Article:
NEA Act (Chapter 195), Section 11 actually describes the role of National Environment Agency (NEA) to promote energy efficiency, the use of clean energy, the use of clean technologies, the use of efficient pollution control technologies and waste recycling.
Public Utilities Act (Chapter 261)
Public Utilities Act (Chapter 261), Section 6, actually obliges the Public Utilities Board to promote water conservation.
The two examples above actually describe how the government is aware of these resources use, although these regulations do not apply to resident of Singapore or encourage them to participate. In the future more specific law in this aspect needs improvement.
Pollution Prevention, Control of Hazardous Substances and Waste Disposal
Singapore has a lot of regulations related to the pollution controls, control hazardous substances and waste disposal. Several related acts that deal with this matter are:
- Environmental Protection Control Act (EPCA) (Chapter 94A)
- National Environment Agency Act (NEA) (Chapter 195)
- Environmental Public Health Act (EPHA) (Chapter 95)
- Factories Act (Chapter 104)
- Merchant Shipping (Civil Liability and Compensation for Oil Pollution) Act (Chapter 180), Section 27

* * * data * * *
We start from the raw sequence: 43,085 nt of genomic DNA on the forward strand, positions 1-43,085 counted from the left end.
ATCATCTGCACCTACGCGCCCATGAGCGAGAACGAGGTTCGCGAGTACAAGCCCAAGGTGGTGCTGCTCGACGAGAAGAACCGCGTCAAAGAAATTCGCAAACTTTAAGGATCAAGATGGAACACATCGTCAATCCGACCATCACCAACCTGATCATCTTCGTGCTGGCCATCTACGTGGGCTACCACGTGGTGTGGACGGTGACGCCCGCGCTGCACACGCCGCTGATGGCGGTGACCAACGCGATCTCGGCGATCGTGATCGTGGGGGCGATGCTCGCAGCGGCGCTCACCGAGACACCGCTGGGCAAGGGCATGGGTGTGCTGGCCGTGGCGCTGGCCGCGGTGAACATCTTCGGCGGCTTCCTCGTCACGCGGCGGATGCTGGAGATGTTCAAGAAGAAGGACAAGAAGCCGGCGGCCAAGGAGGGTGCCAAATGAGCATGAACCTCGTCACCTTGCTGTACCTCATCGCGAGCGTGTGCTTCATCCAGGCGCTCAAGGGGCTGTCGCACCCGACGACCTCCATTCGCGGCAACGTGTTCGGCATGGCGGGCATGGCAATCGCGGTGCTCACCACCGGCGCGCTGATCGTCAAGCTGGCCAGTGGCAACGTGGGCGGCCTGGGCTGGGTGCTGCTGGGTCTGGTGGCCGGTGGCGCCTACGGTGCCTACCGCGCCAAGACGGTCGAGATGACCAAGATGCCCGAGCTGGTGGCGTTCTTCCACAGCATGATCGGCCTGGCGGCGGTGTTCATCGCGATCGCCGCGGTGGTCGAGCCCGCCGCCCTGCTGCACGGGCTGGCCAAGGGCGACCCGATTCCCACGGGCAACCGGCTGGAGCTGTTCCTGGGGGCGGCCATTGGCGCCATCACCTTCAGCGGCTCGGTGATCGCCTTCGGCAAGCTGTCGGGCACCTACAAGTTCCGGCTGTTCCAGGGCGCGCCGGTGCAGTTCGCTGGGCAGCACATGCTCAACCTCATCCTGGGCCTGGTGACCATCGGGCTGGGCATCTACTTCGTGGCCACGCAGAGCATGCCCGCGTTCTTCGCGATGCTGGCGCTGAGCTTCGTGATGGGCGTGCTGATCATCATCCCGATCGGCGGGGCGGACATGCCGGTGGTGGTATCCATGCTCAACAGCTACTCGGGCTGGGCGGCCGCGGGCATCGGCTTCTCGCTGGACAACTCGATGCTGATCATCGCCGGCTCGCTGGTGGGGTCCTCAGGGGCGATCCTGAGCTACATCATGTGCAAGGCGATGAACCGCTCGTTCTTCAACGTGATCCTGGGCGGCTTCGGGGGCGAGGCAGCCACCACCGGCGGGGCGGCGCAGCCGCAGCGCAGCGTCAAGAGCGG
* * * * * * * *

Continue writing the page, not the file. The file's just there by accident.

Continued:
- Prevention Of Pollution Of The Sea Act (Chapter 243), Section 6 and 17
- Public Utilities Act 1995 (No. 26 of 1995.), Section 130
- Miscellaneous Offences (Public Order and Nuisance) Act (Chapter 184)
- Hazardous Waste (Control of Export, Import and Transit) Act (Chapter 122a)
The two laws that are further discussed in this paper are the National Environment Agency Act (NEA), and Environmental Protection Control Act (EPCA) (Chapter 94A)
National Environment Agency Act (NEA) (Chapter 195)
The success of pollution control in Singapore can not be separated to the existence of NEA as the agency that control environmental impact in Singapore. The main functions of NEA are clearly described in this act in the section 11 which are:
- to identify, … environmental health concerns … , and to develop strategies of prevention and control in connection with such matters;
- to ensure cleanliness of public areas through the supervision of cleansing services and the prevention of littering;
- to manage and regulate air emissions from industrial premises, trade premises and vehicles;
- to monitor and assess the water quality of inland and coastal waters, and to manage and regulate the discharge of trade effluent, oil, chemicals, sewage and any other polluting matter into water courses or on land;